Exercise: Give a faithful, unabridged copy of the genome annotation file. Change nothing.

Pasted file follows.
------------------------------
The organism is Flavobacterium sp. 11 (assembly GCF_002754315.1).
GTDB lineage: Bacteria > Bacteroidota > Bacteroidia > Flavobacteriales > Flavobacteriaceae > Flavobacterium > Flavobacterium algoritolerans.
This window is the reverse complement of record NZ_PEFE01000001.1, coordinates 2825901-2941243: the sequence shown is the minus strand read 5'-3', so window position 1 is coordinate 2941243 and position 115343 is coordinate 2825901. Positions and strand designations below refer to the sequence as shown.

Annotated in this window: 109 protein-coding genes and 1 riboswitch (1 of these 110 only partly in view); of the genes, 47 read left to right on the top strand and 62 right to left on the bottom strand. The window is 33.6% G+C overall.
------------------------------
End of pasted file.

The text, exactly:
The organism is Flavobacterium sp. 11 (assembly GCF_002754315.1).
GTDB lineage: Bacteria > Bacteroidota > Bacteroidia > Flavobacteriales > Flavobacteriaceae > Flavobacterium > Flavobacterium algoritolerans.
This window is the reverse complement of record NZ_PEFE01000001.1, coordinates 2825901-2941243: the sequence shown is the minus strand read 5'-3', so window position 1 is coordinate 2941243 and position 115343 is coordinate 2825901. Positions and strand designations below refer to the sequence as shown.

Annotated in this window: 109 protein-coding genes and 1 riboswitch (1 of these 110 only partly in view); of the genes, 47 read left to right on the top strand and 62 right to left on the bottom strand. The window is 33.6% G+C overall.